It is well known that adenomyoma of the uterine cervix consisting of endometrial type glands and smooth muscle cells occasionally manifests as cervical polyp [1]. Ten cases of adenomyoma of endocervical type were originally reported by Gilks et al. in 1996 [2], describing that eight of them showed polypoid growth into the endocervical canal. Thereafter, a total of seven case reports appeared in the English literature [39]. Of 18 cases of adenomyoma of endocervical type, including the present case, 12 (67%) presented a polypoid mass in the endocervical canal or vagina [2, 4, 6, 8]. One case presented as an endometrial polyp [7]. When the surgical cases were reviewed, there was no description on diffuse distribution of the endocervical glands among the myometrium or “adenomyosis” of endocervical type [27].

Particularly, when the adenomyomatous lesion is intramurally located in the uterine cervical wall [2, 5, 9], differential diagnosis from minimal deviation adenocarcinoma of the uterine cervix (adenoma malignum) should be important [26, 9]. In the present case, moderate CEA immunoreactivity was observed on the endocervical glandular cells, and Mikami et al. already described CEA immunoreactivity as a diagnostic pitfall in distinguishing from adenoma malignum [4]. CEA positivity was also described by Gilks et al. [2]. Focal expression of MUC6 (gastric pyloric gland mucin core protein) but with negativity for M-GGMC-1 (HIK1083, a carbohydrate antigen on the pyloric gland mucin), as well as the absence of neutral mucin component, was additional histochemical features in the present case. Negative finding for M-GGMC-1 has been emphasized in differential diagnosis between adenomyoma of endocervical type and adenoma malignum [4, 6, 13].

In the present case, the polyp was sessile and hard in consistency, and benign endocervical nature of the glandular component was evident in both histological and immunohistochemical findings. At present, this rare variant of benign adenomyoma of endocervical type is not commented on in most gynecologic pathology textbooks, except for three recently published ones [1416]. Both pathologists and gynecologists should recognize this rare variant lesion.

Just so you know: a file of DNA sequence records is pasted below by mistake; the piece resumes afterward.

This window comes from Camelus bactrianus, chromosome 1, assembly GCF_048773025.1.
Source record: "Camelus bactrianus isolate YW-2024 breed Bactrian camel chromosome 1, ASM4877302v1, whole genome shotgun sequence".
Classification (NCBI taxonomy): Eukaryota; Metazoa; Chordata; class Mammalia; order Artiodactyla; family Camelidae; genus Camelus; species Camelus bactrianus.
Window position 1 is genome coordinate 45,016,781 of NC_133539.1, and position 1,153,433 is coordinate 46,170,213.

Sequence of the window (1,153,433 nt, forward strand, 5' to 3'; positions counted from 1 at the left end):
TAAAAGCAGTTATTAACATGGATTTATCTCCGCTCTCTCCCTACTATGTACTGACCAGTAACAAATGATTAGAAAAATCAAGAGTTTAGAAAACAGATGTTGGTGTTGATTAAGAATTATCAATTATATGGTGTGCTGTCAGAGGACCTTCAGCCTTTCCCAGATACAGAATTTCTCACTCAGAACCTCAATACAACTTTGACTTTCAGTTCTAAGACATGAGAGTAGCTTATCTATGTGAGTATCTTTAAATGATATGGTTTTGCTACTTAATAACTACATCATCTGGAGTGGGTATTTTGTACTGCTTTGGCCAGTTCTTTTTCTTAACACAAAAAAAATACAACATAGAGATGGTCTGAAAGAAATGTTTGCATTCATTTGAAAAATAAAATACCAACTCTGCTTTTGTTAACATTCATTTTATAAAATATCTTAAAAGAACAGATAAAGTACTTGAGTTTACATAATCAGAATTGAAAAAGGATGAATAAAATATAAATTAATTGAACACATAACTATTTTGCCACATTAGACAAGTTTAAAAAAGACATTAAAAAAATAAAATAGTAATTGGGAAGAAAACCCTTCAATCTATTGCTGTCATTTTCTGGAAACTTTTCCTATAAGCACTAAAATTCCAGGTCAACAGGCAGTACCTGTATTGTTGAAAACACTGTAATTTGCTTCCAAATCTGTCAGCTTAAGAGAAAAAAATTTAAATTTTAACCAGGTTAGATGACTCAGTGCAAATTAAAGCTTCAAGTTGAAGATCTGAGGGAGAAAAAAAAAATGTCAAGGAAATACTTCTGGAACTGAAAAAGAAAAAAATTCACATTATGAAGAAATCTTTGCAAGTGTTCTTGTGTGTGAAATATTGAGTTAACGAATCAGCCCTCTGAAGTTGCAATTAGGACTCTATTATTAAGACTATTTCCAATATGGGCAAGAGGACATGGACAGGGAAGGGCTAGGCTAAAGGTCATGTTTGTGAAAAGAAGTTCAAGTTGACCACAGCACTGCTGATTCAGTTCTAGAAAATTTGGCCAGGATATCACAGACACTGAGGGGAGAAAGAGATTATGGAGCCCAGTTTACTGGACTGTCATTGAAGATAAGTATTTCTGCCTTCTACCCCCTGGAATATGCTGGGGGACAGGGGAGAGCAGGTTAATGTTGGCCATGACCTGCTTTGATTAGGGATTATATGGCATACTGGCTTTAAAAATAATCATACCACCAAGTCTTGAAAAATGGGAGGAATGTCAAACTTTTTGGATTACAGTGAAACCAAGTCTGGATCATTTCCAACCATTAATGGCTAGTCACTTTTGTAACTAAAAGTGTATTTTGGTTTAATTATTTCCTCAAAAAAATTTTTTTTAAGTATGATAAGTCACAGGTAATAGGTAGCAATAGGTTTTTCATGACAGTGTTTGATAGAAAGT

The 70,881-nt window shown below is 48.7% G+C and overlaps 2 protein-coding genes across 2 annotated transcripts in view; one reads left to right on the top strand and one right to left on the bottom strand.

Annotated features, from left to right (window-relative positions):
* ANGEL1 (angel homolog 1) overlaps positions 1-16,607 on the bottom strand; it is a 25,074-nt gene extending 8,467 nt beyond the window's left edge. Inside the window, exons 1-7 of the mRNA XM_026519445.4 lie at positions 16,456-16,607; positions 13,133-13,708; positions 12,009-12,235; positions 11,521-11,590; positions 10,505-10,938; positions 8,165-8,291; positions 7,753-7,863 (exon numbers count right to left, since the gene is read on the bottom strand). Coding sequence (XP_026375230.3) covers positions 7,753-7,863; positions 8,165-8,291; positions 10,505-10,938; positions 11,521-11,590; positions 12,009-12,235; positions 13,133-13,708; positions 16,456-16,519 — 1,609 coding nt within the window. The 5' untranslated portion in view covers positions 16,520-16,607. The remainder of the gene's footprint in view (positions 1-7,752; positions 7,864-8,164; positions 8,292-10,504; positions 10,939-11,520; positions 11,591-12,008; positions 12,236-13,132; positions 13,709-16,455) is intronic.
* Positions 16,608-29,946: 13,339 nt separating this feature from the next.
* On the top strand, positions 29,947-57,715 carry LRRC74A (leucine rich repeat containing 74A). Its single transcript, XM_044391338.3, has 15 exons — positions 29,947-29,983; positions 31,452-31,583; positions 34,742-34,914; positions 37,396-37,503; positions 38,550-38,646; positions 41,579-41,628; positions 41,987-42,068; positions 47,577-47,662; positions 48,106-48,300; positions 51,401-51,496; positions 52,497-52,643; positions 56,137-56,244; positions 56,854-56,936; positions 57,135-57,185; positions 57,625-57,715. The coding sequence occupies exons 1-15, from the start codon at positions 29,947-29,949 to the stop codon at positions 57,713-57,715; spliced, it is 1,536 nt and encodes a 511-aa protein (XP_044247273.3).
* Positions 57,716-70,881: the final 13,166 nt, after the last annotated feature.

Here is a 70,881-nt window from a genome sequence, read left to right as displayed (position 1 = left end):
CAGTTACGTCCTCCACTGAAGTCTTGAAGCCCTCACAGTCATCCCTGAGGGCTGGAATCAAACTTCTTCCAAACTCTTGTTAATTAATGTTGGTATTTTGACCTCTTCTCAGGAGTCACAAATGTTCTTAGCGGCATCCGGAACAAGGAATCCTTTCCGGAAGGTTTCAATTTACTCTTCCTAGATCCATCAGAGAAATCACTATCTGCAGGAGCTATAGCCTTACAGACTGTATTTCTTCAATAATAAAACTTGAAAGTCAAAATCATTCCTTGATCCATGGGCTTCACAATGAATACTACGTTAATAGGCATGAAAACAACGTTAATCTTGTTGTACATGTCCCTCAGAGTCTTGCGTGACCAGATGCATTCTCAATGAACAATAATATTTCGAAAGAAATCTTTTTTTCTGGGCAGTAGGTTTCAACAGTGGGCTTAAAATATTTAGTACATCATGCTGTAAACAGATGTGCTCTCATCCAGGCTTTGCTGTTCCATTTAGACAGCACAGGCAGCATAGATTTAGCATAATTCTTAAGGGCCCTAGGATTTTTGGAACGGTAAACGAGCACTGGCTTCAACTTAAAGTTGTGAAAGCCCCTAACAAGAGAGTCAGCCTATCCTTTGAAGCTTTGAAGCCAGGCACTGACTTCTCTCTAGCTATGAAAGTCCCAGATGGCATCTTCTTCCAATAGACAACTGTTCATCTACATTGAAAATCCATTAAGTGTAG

Consent

The patient has given informed consent for the case report to be published.

Conflict of Interests

The authors declare that there is no conflict of interests regarding the publication of this paper.

Acknowledgments

Yuka Takeda and Daiju Araki are medical students of Fujita Health University School of Medicine, Toyoake, Japan. The present case report was achieved as a result of the promotion of students’ academic activity.

References

  1. E. J. Lee, J. H. Han, and H. S. Ryu, “Polypoid adenomyomas: sonohysterographic and color doppler findings with histopathologic correlation,” Journal of Ultrasound in Medicine, vol. 23, no. 11, pp. 1421–1429, 2004. View at Google Scholar · View at Scopus
  2. C. B. Gilks, R. H. Young, P. B. Clement, W. R. Hart, and R. E. Scully, “Adenomyomas of the uterine cervix of endocervical type: a report of ten cases of a benign cervical tumor that may be confused with adenoma malignum,” Modern Pathology, vol. 9, no. 3, pp. 220–224, 1996. View at Google Scholar · View at Scopus
  3. H. Kuwabara, M. Ohno, and S. Moriwaki, “Uterine adenomyoma of endocervical type,” Pathology International, vol. 49, no. 11, pp. 1019–1021, 1999. View at Publisher · View at Google Scholar · View at Scopus